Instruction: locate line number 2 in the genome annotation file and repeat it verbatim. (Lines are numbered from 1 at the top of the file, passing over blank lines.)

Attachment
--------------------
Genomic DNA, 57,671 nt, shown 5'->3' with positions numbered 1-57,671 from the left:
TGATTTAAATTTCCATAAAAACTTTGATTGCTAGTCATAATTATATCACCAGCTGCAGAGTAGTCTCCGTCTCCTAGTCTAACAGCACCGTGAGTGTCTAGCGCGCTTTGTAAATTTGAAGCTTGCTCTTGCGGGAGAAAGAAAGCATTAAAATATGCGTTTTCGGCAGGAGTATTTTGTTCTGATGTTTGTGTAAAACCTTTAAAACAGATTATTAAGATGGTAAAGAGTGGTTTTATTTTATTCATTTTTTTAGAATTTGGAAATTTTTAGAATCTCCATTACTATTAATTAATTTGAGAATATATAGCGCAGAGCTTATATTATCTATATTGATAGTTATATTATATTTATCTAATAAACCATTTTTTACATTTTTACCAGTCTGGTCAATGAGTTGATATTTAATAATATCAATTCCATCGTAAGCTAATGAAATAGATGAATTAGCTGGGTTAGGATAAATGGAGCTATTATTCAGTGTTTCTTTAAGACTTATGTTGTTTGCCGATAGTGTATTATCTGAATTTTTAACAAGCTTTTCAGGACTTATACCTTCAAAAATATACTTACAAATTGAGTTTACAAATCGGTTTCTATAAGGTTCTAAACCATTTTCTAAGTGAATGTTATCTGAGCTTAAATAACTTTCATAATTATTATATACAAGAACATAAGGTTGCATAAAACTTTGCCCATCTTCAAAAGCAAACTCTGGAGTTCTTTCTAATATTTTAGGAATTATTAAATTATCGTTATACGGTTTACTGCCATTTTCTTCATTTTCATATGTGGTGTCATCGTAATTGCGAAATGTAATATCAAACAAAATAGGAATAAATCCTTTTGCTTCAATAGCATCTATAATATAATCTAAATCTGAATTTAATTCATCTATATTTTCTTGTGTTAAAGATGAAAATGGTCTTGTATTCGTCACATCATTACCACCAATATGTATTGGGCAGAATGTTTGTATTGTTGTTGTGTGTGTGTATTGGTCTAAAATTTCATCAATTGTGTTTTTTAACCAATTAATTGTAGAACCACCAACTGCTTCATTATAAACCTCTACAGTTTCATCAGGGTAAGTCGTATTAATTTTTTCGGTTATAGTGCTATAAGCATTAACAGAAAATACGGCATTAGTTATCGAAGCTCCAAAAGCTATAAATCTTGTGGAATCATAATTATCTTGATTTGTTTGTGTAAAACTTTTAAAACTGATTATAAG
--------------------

TGATTTAAATTTCCATAAAAACTTTGATTGCTAGTCATAATTATATCACCAGCTGCAGAGTAGTCTCCGTCTCCTAGTCTAACAGCACCGTGAGTGTCTAGCGCGCTTTGTAAATTTGAAGCTTGCTCTTGCGGGAGAAAGAAAGCATTAAAATATGCGTTTTCGGCAGGAGTATTTTGTTCTGATGTTTGTGTAAAACCTTTAAAACAGATTATTAAGATGGTAAAGAGTGGTTTTATTTTATTCATTTTTTTAGAATTTGGAAATTTTTAGAATCTCCATTACTATTAATTAATTTGAGAATATATAGCGCAGAGCTTATATTATCTATATTGATAGTTATATTATATTTATCTAATAAACCATTTTTTACATTTTTACCAGTCTGGTCAATGAGTTGATATTTAATAATATCAATTCCATCGTAAGCTAATGAAATAGATGAATTAGCTGGGTTAGGATAAATGGAGCTATTATTCAGTGTTTCTTTAAGACTTATGTTGTTTGCCGATAGTGTATTATCTGAATTTTTAACAAGCTTTTCAGGACTTATACCTTCAAAAATATACTTACAAATTGAGTTTACAAATCGGTTTCTATAAGGTTCTAAACCATTTTCTAAGTGAATGTTATCTGAGCTTAAATAACTTTCATAATTATTATATACAAGAACATAAGGTTGCATAAAACTTTGCCCATCTTCAAAAGCAAACTCTGGAGTTCTTTCTAATATTTTAGGAATTATTAAATTATCGTTATACGGTTTACTGCCATTTTCTTCATTTTCATATGTGGTGTCATCGTAATTGCGAAATGTAATATCAAACAAAATAGGAATAAATCCTTTTGCTTCAATAGCATCTATAATATAATCTAAATCTGAATTTAATTCATCTATATTTTCTTGTGTTAAAGATGAAAATGGTCTTGTATTCGTCACATCATTACCACCAATATGTATTGGGCAGAATGTTTGTATTGTTGTTGTGTGTGTGTATTGGTCTAAAATTTCATCAATTGTGTTTTTTAACCAATTAATTGTAGAACCACCAACTGCTTCATTATAAACCTCTACAGTTTCATCAGGGTAAGTCGTATTAATTTTTTCGGTTATAGTGCTATAAGCATTAACAGAAAATACGGCATTAGTTATCGAAGCTCCAAAAGCTATAAATCTTGTGGAATCATAATTATCTTGATTTGTTTGTGTAAAACTTTTAAAACTGATTATAAG